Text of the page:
Abnormal Numbers of Certain T-Cells May Explain Melanoma-Sarcoidosis Link

Abnormal Numbers of Certain T-Cells May Explain Melanoma-Sarcoidosis Link

Increased levels of a specific type of T-cell in some patients with melanoma might explain the connection between the cancer and sarcoidosis, researchers suggest in a study that explored melanoma patients treated with immunotherapy.

The study, Immunotherapy-induced sarcoidosis in patients with melanoma treated with PD-1 checkpoint inhibitors: Case series and immunophenotypic analysis,” was published in the International Journal of Rheumatic Diseases.

Sarcoidosis has been linked to a diagnosis of melanoma, but researchers also believe that the inflammatory disease can be triggered by melanoma treatment.

In an attempt to study factors behind these associations, researchers at the cancer center Chris O’Brien Lifehouse and the University of Sydney — both in Australia — took a closer look at melanoma patients enrolled in clinical trials testing cancer immunotherapies.

The team did, however, analyze the presence of specific immune cells before the start of treatment, comparing data from those with sarcoidosis to melanoma patients who did not develop the granulomatous inflammatory disease.

Two patients in the studies who developed sarcoidosis after immunotherapy had stored blood samples from before the start of treatment. One had been treated with Keytruda (pembrolizumab; Merck) for two weeks when she started developing unspecific symptoms such as fever, dry cough, fatigue, nausea, and vomiting.

She later developed swollen nodules on her arms and legs, and after extensive tests, doctors diagnosed her with sarcoidosis. When she paused treatment with Keytruda, her symptoms gradually became better. They did not return when she resumed therapy with Keytruda.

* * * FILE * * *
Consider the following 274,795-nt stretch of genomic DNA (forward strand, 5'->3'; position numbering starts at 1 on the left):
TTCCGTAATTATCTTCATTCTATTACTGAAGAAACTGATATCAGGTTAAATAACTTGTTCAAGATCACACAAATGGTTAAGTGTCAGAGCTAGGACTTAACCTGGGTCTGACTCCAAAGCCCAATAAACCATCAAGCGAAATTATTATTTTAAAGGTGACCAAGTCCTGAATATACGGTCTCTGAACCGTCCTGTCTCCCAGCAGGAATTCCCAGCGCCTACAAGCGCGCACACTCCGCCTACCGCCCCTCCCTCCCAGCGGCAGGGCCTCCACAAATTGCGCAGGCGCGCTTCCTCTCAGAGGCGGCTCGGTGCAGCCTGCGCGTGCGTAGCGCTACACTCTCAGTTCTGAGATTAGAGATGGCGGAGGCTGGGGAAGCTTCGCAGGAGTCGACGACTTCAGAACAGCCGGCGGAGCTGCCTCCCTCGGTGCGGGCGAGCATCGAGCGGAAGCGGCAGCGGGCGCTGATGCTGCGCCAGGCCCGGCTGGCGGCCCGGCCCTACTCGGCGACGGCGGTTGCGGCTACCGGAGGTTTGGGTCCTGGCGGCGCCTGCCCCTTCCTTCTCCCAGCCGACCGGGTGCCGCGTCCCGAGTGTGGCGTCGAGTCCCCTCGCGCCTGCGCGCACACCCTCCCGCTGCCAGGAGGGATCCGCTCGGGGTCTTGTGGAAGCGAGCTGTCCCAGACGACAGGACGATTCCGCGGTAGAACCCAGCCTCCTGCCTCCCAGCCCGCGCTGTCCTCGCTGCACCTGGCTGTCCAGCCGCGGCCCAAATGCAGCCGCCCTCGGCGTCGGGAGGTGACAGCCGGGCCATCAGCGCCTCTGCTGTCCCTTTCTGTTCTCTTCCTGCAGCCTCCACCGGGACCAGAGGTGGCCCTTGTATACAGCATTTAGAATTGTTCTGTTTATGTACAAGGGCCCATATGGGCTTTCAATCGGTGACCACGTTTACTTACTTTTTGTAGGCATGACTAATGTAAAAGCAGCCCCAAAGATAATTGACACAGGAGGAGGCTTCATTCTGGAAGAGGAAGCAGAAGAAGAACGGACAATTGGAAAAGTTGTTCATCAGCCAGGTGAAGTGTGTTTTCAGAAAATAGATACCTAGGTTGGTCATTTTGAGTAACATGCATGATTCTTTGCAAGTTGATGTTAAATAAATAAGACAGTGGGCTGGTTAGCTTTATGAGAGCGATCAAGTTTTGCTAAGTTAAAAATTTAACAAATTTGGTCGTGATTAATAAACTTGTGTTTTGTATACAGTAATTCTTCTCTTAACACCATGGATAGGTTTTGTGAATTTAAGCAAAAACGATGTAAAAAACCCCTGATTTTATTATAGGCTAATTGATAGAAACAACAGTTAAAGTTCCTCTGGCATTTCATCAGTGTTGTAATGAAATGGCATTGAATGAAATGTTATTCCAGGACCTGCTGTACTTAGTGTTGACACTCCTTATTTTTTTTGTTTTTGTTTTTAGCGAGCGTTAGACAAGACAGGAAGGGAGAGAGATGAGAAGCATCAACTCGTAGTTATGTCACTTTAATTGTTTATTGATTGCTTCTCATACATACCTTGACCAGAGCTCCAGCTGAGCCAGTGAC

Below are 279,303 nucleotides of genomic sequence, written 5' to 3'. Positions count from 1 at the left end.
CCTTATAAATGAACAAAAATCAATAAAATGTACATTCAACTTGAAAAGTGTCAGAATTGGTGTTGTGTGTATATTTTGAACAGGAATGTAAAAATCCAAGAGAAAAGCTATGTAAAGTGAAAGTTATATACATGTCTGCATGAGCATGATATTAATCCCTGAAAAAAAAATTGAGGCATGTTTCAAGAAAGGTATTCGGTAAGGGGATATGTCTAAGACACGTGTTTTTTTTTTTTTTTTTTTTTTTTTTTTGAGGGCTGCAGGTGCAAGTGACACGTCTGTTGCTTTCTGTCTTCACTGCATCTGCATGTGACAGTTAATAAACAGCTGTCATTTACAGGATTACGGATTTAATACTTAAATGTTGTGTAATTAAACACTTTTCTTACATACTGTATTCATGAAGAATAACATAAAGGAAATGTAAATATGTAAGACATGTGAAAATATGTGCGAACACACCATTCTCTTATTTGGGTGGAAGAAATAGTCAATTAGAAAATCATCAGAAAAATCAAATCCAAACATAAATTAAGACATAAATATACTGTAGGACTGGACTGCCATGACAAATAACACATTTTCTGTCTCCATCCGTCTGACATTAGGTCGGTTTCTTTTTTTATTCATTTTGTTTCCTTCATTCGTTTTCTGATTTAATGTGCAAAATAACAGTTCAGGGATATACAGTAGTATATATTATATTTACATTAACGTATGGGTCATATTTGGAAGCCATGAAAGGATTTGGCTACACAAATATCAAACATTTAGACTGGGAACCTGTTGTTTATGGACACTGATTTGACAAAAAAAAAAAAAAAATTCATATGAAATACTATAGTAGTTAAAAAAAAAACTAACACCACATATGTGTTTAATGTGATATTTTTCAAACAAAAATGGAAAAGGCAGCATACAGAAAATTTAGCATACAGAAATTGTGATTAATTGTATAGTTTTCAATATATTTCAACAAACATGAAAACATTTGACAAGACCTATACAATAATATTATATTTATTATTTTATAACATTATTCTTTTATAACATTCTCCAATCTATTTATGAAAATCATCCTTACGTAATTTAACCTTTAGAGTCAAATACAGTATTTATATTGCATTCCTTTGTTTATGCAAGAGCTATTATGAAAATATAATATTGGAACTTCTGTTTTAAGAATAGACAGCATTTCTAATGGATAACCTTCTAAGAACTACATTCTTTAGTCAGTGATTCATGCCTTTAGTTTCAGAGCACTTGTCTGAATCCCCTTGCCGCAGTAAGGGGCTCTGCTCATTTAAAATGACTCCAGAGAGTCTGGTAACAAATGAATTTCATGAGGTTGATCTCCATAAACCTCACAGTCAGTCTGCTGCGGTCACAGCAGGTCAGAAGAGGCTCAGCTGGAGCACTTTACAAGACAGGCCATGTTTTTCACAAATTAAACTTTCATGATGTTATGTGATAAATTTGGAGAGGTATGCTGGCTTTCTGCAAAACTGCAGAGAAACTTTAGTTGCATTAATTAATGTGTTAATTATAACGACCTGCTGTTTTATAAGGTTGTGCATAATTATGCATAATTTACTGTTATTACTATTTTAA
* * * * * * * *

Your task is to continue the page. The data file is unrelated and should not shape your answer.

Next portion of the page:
The second patient developed symptoms in the form of subcutaneous lesions after two months of treatment with Opdivo (nivolumab; Bristol-Myers Squibb). Lung scans revealed enlarged lymph nodes, and doctors first thought the patient’s cancer had spread. Tissue analysis, however, indicated sarcoidosis. The patient was switched to another cancer drug, called Yervoy (ipilimumab; Bristol-Myers Squibb).

Since the patient also developed an inflammatory gut condition, he was treated with high-dose corticosteroids and a TNF-blocking drug, which eventually stabilized his sarcoidosis.

Immune cell analysis revealed that the two patients, along with three out of 13 who had not developed sarcoidosis, had increased levels of a cell type known as Th17.1. Other investigated T-cell types were found in similar numbers in patients with and without sarcoidosis.

This, the researchers argued, might indicate that the Th17.1 cell type is a driver of sarcoidosis in melanoma patients. Cancer immunotherapy might then further enhance the abnormality. The team, however, did not analyze how the cell numbers had changed with the treatment.

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Magdalena is a writer with a passion for bridging the gap between the people performing research, and those who want or need to understand it. She writes about medical science and drug discovery. She holds an MS in Pharmaceutical Bioscience and a PhD — spanning the fields of psychiatry, immunology, and neuropharmacology — from Karolinska Institutet in Sweden.

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